That the body of the workers acts as an indicator for safety conditions at their workplace can also be seen in this film. Particularly impressive I found the passage (approx. at min 30), where it is said that the employees who were too strongly exposed to the radiation and therefore were dismissed, after their dismissal still received their wage – but, as the person interviewed stresses, not due to charity, but to prevent that this worker does urine and blood tests in order to get a new job. Cause in these urine and blood tests the too high levels of exposure in the former plant could become visible – and the company wanted to impede that this happens. So I think what is very interesting here, is the fact, that the exposure is inscribed in the body – and that this is not something, that leads into an action of protecting this body or to a fundamental change of how this work is done – but lead the companies to hide this inscription when it is in their interest.
The Guardian published in may this year an investigation about Reserve, best known as "Cancer Alley", a town 40 minutes in car away from New Orleans, it has gained this grim nickname because as Lousiana having the most toxic air from US (EPA's 2014 report) this town has the most toxic air from the State, so a person living in this town has 50 times more risk of developing cancer than in other towns of US. Even if this investigation is not about New Orleans, the town is really near, and as we know, pollution travels, being the River Mississipi an important contributor for movilizing the pollution through its way and also the air. Not only the town has been ignored by authorities and media coverage, also the inhabitants recount that this negligence is part of the history of the area, where their ancesters where enslaved by the rich and powerful, and in the present Denka factory is slowly killing them:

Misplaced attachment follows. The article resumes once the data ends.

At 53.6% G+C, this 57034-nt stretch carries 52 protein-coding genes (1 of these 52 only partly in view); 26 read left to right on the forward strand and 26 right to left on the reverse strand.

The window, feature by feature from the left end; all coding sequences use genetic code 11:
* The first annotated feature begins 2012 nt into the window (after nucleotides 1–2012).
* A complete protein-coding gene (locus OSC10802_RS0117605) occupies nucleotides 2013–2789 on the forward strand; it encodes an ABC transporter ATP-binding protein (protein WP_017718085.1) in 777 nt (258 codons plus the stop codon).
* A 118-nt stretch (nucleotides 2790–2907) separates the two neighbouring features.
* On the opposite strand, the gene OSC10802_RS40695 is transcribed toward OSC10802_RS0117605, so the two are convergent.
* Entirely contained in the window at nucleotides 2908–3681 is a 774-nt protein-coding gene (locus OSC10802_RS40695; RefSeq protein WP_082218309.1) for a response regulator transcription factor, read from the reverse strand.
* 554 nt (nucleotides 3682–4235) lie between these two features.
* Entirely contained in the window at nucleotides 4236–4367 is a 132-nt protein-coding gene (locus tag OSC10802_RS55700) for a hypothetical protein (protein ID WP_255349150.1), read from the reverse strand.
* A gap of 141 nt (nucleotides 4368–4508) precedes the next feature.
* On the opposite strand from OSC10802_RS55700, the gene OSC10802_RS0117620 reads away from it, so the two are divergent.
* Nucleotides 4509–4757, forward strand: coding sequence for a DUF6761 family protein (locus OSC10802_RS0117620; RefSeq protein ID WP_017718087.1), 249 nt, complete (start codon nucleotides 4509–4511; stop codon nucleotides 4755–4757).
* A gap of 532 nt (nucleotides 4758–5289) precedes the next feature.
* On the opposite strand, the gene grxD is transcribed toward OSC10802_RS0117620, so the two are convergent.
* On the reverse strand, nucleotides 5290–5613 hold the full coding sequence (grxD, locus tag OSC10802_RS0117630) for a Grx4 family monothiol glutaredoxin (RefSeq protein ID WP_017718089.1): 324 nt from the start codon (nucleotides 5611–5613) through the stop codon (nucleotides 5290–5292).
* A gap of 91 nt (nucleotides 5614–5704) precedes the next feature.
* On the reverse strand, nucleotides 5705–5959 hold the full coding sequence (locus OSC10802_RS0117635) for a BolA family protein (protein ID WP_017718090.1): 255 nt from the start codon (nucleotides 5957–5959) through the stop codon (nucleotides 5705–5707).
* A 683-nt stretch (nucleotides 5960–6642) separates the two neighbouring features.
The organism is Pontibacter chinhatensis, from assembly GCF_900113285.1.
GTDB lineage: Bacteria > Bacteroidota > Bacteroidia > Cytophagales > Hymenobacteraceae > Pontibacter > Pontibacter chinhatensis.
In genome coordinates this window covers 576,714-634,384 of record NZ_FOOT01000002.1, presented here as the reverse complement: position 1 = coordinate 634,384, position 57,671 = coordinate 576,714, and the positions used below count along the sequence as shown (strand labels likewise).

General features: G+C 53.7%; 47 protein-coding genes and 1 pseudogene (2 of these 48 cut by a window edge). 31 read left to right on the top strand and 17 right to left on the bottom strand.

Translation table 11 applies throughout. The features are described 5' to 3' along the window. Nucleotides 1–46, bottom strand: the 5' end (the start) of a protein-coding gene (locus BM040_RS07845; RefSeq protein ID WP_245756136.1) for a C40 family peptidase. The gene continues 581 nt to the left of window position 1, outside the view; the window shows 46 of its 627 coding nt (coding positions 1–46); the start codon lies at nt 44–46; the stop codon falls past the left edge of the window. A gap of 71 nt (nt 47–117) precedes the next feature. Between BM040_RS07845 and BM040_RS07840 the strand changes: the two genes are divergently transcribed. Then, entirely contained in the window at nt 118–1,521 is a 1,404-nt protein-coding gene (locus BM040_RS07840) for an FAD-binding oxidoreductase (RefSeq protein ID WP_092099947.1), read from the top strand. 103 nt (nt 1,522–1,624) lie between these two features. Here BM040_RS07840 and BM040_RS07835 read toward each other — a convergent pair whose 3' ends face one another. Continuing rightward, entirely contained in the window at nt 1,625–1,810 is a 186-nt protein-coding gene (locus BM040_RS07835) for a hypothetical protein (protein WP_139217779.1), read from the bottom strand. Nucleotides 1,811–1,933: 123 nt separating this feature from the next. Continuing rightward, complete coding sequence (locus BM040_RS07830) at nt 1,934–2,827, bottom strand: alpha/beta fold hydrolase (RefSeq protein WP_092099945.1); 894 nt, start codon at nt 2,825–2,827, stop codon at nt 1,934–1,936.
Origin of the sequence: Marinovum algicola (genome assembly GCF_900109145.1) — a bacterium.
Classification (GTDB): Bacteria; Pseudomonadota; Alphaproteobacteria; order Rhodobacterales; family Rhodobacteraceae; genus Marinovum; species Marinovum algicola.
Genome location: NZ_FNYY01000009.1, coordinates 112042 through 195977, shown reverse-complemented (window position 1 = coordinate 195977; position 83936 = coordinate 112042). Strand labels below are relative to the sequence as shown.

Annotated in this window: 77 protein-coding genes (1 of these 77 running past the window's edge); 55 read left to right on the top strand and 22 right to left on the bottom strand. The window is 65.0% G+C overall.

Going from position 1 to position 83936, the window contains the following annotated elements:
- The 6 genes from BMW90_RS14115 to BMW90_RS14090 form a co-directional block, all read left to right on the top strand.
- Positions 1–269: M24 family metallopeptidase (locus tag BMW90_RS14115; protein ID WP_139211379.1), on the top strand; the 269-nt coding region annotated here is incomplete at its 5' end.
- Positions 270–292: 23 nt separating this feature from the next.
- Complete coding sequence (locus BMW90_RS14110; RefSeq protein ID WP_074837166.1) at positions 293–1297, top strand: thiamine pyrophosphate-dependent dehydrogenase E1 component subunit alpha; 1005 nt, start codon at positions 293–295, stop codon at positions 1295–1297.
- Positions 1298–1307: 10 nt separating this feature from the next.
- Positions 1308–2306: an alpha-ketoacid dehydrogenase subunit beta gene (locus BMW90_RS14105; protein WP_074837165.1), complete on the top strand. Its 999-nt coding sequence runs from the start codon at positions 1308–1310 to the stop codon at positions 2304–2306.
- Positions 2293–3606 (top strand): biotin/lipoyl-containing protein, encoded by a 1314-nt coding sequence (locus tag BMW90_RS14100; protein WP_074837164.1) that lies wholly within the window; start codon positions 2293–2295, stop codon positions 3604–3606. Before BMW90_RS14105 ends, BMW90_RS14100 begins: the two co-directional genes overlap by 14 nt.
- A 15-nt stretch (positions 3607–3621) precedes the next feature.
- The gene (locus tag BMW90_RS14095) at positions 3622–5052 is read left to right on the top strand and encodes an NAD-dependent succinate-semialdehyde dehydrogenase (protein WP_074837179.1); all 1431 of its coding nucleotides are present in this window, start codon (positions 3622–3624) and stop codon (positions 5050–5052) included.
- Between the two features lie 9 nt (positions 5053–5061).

For many African Americans in Reserve, including Hampton, who trace their ancestry back to slavery in the area – the reminder of past atrocities is made even starker by knowing what the land has been used for since. “When you think about it, nothing has ever really changed,” she says. “First slavery, then sharecropping, now this. It’s just a new way of doing it.”
Cancer is not the only disease that haunts the residents of Reserve, others illness has been ocurring like – gastroparesis – a rare intestinal disease linked to air pollution made principally by chloroprene. EPA has also failed the people, because as chloroprene is mainly produced in this part of the country, there is no intention to develop a legally enforceable standard for this toxin. As The Guardian points out, this decision leaves the residents completely disarmed, as they were not expecting anything anymore of State governement, they expected a lot of the Federal Governement that has alwasys helped African American communities when the local governement has failed. I believe this is a clear example of "enviromental racism" and we rely againg in an EPA-funded research that shows how poor towns are more likely to be more polluted and forgotten.